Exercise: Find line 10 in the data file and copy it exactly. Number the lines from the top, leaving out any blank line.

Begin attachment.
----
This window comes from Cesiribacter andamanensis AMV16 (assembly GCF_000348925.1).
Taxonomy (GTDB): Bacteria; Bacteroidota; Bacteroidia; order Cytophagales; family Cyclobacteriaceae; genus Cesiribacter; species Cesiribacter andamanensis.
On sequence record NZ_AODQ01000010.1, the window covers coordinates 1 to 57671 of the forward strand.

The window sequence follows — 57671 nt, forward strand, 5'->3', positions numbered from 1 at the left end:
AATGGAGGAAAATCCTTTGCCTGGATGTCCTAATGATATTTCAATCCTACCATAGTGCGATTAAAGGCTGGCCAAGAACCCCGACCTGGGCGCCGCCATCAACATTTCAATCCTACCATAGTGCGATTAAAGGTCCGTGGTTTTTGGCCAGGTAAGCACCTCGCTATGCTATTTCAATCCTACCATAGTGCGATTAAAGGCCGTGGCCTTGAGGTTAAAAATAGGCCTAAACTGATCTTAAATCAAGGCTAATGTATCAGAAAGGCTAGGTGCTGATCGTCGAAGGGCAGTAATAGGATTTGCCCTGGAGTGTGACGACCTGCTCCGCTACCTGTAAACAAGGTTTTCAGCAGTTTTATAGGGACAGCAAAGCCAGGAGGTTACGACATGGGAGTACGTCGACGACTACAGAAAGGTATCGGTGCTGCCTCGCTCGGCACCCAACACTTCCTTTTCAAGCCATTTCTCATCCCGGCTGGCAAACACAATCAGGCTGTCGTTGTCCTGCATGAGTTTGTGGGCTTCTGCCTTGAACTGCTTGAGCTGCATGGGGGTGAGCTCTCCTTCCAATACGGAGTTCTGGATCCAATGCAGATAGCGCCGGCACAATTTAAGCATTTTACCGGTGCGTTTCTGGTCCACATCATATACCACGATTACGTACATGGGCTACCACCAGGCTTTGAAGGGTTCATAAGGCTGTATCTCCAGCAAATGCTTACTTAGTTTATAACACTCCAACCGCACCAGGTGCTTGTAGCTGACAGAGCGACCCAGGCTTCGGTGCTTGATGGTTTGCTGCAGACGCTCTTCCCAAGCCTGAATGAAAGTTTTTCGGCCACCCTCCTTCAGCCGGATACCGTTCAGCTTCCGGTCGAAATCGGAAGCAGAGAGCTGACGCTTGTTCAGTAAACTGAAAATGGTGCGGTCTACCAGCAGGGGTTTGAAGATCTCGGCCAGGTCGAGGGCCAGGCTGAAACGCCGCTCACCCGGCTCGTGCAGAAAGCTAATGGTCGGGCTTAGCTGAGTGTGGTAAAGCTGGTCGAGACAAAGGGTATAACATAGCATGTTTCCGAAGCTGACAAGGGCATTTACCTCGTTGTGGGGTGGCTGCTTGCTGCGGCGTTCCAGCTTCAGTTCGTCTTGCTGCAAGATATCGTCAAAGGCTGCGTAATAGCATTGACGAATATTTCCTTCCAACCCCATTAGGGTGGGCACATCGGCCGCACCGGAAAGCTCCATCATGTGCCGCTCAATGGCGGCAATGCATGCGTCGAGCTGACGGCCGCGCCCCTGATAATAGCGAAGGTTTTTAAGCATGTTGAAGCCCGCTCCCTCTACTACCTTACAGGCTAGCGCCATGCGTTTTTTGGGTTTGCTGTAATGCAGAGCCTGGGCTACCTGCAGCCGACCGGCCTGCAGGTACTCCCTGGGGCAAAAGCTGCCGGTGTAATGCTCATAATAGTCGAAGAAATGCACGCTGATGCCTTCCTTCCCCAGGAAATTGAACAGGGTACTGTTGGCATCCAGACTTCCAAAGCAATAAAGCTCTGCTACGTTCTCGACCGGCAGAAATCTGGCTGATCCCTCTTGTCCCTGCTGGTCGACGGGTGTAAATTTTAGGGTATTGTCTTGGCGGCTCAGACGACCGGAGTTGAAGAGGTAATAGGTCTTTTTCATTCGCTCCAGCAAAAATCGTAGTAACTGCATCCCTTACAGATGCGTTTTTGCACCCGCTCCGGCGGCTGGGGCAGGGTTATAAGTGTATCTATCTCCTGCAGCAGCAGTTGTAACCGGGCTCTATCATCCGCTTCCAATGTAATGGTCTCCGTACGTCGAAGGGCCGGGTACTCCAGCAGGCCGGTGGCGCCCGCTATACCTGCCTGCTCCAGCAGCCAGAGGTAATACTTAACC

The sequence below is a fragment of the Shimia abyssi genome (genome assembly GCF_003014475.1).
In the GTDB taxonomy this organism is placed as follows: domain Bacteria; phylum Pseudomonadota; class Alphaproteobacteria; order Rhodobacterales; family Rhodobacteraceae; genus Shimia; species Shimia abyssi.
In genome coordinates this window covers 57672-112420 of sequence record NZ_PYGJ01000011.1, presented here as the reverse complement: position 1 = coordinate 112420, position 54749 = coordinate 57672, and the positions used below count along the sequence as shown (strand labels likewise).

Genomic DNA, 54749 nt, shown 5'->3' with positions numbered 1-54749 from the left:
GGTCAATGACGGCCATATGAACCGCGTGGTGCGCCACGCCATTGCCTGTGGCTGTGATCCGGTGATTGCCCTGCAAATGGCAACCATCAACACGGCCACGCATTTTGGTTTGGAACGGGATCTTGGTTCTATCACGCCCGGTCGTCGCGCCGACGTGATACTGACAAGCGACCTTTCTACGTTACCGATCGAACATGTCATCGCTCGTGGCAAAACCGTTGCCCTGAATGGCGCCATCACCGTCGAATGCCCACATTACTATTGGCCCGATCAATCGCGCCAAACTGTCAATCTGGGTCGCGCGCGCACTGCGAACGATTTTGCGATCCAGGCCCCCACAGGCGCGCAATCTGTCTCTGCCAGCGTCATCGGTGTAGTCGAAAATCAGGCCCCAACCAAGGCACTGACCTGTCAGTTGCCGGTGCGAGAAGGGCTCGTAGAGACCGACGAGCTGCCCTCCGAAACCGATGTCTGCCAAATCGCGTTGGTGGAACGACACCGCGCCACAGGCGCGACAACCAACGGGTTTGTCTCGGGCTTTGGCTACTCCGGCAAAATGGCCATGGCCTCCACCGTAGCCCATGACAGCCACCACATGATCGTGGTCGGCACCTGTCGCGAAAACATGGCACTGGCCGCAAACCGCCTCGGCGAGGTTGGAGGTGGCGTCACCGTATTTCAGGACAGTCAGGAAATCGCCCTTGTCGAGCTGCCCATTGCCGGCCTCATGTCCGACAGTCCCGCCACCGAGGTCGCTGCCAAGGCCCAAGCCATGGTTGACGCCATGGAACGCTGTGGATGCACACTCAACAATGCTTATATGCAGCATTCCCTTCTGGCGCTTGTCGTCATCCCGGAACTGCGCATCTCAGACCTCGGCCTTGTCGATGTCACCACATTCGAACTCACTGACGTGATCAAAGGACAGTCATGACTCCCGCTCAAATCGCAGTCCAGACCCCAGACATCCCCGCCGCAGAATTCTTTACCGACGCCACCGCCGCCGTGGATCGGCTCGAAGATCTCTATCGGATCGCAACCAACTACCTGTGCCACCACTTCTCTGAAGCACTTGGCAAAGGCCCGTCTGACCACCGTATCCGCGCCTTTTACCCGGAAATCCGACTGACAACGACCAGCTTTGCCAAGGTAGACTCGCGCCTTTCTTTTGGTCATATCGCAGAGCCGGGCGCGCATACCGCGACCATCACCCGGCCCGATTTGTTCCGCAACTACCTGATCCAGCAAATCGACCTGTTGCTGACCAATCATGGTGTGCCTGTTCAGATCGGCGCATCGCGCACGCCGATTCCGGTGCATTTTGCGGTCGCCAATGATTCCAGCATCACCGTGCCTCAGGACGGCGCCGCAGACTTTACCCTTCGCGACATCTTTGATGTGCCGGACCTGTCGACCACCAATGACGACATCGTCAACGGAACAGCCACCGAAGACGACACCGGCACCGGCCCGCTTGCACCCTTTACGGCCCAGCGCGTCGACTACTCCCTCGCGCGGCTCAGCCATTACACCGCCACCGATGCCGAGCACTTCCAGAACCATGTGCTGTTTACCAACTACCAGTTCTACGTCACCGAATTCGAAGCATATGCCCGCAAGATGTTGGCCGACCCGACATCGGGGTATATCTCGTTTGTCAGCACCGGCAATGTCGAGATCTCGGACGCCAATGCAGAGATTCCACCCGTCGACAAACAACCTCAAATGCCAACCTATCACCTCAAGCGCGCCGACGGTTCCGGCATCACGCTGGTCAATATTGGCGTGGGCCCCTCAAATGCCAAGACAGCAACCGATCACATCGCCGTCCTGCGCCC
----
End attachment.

GGTCAATGACGGCCATATGAACCGCGTGGTGCGCCACGCCATTGCCTGTGGCTGTGATCCGGTGATTGCCCTGCAAATGGCAACCATCAACACGGCCACGCATTTTGGTTTGGAACGGGATCTTGGTTCTATCACGCCCGGTCGTCGCGCCGACGTGATACTGACAAGCGACCTTTCTACGTTACCGATCGAACATGTCATCGCTCGTGGCAAAACCGTTGCCCTGAATGGCGCCATCACCGTCGAATGCCCACATTACTATTGGCCCGATCAATCGCGCCAAACTGTCAATCTGGGTCGCGCGCGCACTGCGAACGATTTTGCGATCCAGGCCCCCACAGGCGCGCAATCTGTCTCTGCCAGCGTCATCGGTGTAGTCGAAAATCAGGCCCCAACCAAGGCACTGACCTGTCAGTTGCCGGTGCGAGAAGGGCTCGTAGAGACCGACGAGCTGCCCTCCGAAACCGATGTCTGCCAAATCGCGTTGGTGGAACGACACCGCGCCACAGGCGCGACAACCAACGGGTTTGTCTCGGGCTTTGGCTACTCCGGCAAAATGGCCATGGCCTCCACCGTAGCCCATGACAGCCACCACATGATCGTGGTCGGCACCTGTCGCGAAAACATGGCACTGGCCGCAAACCGCCTCGGCGAGGTTGGAGGTGGCGTCACCGTATTTCAGGACAGTCAGGAAATCGCCCTTGTCGAGCTGCCCATTGCCGGCCTCATGTCCGACAGTCCCGCCACCGAGGTCGCTGCCAAGGCCCAAGCCATGGTTGACGCCATGGAACGCTGTGGATGCACACTCAACAATGCTTATATGCAGCATTCCCTTCTGGCGCTTGTCGTCATCCCGGAACTGCGCATCTCAGACCTCGGCCTTGTCGATGTCACCACATTCGAACTCACTGACGTGATCAAAGGACAGTCATGACTCCCGCTCAAATCGCAGTCCAGACCCCAGACATCCCCGCCGCAGAATTCTTTACCGACGCCACCGCCGCCGTGGATCGGCTCGAAGATCTCTATCGGATCGCAACCAACTACCTGTGCCACCACTTCTCTGAAGCACTTGGCAAAGGCCCGTCTGACCACCGTATCCGCGCCTTTTACCCGGAAATCCGACTGACAACGACCAGCTTTGCCAAGGTAGACTCGCGCCTTTCTTTTGGTCATATCGCAGAGCCGGGCGCGCATACCGCGACCATCACCCGGCCCGATTTGTTCCGCAACTACCTGATCCAGCAAATCGACCTGTTGCTGACCAATCATGGTGTGCCTGTTCAGATCGGCGCATCGCGCACGCCGATTCCGGTGCATTTTGCGGTCGCCAATGATTCCAGCATCACCGTGCCTCAGGACGGCGCCGCAGACTTTACCCTTCGCGACATCTTTGATGTGCCGGACCTGTCGACCACCAATGACGACATCGTCAACGGAACAGCCACCGAAGACGACACCGGCACCGGCCCGCTTGCACCCTTTACGGCCCAGCGCGTCGACTACTCCCTCGCGCGGCTCAGCCATTACACCGCCACCGATGCCGAGCACTTCCAGAACCATGTGCTGTTTACCAACTACCAGTTCTACGTCACCGAATTCGAAGCATATGCCCGCAAGATGTTGGCCGACCCGACATCGGGGTATATCTCGTTTGTCAGCACCGGCAATGTCGAGATCTCGGACGCCAATGCAGAGATTCCACCCGTCGACAAACAACCTCAAATGCCAACCTATCACCTCAAGCGCGCCGACGGTTCCGGCATCACGCTGGTCAATATTGGCGTGGGCCCCTCAAATGCCAAGACAGCAACCGATCACATCGCCGTCCTGCGCCC